Revisiting Bilateral Investment Treaties (BITs) in the 21st Century : a Kenyan and South African experience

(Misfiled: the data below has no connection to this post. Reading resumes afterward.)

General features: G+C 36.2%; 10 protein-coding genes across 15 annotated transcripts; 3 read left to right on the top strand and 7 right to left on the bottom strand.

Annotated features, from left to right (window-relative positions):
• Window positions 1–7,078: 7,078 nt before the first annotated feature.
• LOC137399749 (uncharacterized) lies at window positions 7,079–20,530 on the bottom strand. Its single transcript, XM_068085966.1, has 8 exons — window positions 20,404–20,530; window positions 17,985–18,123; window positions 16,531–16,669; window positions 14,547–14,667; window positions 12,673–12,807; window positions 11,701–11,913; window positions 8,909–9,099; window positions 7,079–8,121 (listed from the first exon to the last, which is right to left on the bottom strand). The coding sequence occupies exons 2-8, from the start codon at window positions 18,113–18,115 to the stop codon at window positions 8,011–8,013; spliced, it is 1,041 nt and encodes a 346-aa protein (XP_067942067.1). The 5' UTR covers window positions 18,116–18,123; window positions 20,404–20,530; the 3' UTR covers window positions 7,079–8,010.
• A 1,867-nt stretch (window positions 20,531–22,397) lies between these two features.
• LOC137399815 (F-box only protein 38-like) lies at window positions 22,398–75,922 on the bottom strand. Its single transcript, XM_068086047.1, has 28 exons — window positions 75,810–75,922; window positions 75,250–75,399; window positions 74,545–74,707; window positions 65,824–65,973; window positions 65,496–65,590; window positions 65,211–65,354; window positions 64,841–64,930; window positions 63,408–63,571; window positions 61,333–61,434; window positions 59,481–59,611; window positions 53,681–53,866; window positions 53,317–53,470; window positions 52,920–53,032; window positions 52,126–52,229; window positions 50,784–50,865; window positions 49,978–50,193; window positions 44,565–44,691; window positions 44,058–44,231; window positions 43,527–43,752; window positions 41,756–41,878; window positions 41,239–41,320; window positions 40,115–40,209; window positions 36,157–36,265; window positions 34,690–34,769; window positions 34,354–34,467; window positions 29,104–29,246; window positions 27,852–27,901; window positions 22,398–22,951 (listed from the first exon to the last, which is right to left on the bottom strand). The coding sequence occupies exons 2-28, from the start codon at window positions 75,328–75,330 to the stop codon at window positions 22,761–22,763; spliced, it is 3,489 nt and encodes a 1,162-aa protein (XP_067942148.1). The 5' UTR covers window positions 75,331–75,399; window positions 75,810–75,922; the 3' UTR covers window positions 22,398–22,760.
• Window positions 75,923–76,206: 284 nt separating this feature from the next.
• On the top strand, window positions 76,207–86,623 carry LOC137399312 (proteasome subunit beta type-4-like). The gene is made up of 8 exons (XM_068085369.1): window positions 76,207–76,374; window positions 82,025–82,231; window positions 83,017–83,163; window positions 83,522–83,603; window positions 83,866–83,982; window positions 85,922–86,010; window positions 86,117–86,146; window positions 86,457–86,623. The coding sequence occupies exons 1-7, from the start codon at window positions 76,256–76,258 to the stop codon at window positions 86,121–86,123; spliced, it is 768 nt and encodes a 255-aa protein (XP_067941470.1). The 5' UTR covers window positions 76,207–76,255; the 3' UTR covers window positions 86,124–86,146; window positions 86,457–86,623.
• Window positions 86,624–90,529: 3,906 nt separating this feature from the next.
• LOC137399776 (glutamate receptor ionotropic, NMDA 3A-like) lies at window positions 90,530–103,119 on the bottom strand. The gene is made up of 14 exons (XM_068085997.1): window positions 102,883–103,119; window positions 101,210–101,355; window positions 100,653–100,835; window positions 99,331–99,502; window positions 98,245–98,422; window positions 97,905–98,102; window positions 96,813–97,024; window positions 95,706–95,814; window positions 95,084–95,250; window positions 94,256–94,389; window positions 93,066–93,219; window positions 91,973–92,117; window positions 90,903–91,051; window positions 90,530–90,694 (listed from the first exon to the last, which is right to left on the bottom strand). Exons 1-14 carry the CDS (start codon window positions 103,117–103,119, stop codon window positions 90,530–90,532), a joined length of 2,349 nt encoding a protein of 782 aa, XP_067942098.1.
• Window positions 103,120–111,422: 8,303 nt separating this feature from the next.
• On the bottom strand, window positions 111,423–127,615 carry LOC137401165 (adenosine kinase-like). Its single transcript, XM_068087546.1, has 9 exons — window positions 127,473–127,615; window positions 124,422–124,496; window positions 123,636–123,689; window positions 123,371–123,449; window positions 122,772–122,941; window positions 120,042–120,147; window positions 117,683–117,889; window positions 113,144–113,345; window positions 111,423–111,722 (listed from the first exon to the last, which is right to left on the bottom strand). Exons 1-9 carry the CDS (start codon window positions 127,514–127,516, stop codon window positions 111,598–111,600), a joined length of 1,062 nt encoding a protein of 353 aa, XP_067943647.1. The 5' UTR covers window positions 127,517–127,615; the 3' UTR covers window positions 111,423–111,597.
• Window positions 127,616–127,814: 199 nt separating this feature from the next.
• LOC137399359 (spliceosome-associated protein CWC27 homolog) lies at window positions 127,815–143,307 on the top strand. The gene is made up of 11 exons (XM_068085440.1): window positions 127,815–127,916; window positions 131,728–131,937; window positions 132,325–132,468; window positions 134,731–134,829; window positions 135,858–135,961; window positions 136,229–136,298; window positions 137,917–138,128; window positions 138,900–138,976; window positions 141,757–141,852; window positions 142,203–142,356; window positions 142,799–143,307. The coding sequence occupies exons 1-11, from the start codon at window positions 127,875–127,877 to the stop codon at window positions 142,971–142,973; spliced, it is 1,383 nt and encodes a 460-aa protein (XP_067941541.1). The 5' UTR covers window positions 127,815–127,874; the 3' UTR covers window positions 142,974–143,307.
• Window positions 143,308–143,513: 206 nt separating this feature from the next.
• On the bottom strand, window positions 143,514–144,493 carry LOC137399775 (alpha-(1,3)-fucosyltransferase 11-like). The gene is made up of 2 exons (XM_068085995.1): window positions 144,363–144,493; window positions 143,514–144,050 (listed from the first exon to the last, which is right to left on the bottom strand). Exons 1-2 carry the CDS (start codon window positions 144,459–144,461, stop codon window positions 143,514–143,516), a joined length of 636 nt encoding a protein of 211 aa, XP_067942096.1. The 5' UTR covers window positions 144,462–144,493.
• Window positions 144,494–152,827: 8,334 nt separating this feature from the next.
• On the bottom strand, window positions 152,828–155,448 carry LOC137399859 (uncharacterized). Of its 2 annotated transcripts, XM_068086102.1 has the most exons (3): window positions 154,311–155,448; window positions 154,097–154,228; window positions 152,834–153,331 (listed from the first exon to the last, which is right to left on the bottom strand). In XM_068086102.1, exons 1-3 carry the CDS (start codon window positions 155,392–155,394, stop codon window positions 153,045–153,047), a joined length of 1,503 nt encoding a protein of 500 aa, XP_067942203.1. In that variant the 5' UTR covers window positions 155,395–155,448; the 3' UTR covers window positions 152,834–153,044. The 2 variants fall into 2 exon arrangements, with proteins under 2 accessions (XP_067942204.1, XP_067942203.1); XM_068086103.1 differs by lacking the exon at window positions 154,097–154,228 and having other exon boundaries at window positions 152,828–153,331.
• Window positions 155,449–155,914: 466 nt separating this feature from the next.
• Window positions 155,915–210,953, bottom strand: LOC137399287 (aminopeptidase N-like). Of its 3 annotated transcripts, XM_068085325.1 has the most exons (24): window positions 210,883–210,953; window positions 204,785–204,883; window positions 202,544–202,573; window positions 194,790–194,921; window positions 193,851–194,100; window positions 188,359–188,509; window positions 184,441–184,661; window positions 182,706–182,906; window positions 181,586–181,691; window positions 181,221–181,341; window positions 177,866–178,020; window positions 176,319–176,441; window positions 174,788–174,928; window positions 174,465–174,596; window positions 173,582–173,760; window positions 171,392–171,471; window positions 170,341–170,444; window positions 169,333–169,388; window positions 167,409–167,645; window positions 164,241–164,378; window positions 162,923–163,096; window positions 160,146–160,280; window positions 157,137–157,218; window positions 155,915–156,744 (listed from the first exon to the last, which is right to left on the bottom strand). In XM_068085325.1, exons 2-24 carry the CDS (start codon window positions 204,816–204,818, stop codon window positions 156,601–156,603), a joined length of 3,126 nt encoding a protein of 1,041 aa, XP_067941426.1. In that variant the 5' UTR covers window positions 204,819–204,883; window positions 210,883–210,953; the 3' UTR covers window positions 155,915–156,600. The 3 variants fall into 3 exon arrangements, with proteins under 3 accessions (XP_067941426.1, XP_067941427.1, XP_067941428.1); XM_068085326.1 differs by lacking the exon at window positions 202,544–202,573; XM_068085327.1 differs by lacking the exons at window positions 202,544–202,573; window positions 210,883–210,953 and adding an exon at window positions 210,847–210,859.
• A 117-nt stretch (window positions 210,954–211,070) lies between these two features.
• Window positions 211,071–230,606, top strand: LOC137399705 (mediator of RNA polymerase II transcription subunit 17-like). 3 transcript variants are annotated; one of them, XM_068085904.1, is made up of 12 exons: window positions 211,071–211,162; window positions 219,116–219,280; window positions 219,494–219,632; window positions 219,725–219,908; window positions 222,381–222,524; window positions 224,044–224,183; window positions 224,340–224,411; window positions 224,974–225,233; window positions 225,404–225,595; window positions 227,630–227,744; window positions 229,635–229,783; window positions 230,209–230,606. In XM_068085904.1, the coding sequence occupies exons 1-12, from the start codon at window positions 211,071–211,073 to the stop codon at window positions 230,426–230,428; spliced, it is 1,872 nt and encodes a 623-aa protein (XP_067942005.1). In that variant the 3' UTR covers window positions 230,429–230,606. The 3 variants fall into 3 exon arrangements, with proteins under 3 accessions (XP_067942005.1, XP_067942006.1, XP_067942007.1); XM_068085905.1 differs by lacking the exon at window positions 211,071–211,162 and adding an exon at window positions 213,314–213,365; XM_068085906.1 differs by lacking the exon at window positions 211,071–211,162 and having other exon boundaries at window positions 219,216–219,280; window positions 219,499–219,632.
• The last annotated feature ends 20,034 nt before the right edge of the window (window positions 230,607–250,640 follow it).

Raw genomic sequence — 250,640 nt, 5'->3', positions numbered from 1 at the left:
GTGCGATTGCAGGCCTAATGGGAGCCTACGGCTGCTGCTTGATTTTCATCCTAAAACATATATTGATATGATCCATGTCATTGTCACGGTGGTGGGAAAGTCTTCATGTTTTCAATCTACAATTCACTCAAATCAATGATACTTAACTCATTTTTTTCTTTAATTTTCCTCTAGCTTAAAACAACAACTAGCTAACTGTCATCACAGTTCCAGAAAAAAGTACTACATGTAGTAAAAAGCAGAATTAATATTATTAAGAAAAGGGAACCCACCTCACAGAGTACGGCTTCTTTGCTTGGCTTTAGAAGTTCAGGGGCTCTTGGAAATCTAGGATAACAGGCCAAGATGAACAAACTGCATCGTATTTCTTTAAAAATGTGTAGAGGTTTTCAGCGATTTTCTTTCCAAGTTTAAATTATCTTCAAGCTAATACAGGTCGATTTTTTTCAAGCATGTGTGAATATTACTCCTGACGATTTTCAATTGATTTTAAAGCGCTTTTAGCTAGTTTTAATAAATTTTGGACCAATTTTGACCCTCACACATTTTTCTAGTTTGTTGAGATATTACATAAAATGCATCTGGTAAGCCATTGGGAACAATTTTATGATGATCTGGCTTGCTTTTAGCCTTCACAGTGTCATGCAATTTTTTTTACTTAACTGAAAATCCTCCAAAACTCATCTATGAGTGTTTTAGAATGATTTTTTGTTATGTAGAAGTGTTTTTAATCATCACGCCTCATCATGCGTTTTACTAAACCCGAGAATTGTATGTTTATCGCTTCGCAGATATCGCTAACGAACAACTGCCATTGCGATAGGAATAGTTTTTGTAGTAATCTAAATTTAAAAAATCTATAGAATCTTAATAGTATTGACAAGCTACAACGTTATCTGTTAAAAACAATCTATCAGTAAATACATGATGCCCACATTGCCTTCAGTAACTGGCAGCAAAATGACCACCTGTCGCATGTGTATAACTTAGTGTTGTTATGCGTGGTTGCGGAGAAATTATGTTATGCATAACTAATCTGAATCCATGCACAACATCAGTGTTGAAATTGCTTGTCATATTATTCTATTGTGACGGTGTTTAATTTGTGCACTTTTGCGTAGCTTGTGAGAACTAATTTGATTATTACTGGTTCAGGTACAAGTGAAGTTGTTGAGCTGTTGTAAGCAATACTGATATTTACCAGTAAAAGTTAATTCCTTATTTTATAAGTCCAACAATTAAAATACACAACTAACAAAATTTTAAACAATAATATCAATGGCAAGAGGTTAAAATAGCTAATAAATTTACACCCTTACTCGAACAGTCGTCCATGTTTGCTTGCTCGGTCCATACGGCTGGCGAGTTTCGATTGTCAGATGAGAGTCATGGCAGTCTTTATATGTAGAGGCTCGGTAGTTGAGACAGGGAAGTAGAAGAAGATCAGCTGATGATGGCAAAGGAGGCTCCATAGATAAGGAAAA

BITs signed prior to the 21st century are problematic. Some countries with BITs signed during this period have since reviewed those BITs and taken action to address the disadvantages the BITs held for the host nation or have either resorted to eradicating some of their BITs. In particular, developing countries that signed BITs with developed nations seem to be disproportionately disadvantaged in these agreements. This thesis highlights Kenya‟s current BIT situation and compares it in light of another developing country, South Africa, with regards to its BIT experience. Given that South Africa has undergone an extensive BIT review process and moves to change some of these BITs, this thesis compares and contrasts the Kenyan and South African experience. The study highlights the possible lessons that could be learnt from the South African BIT review experience and provides recommendations for the Kenyan government regarding its outdated BITs. The lessons and recommendations benefit not only Kenya but also other countries that are still to review their BITs as it adds to the literature on why it is important for countries with such BITs to revisit them and how best they can go about the review mechanism. In addition, the study is also significant in that it raises awareness of the use and effects of BITs, thereby enabling countries that enter into such agreements to make informed decisions.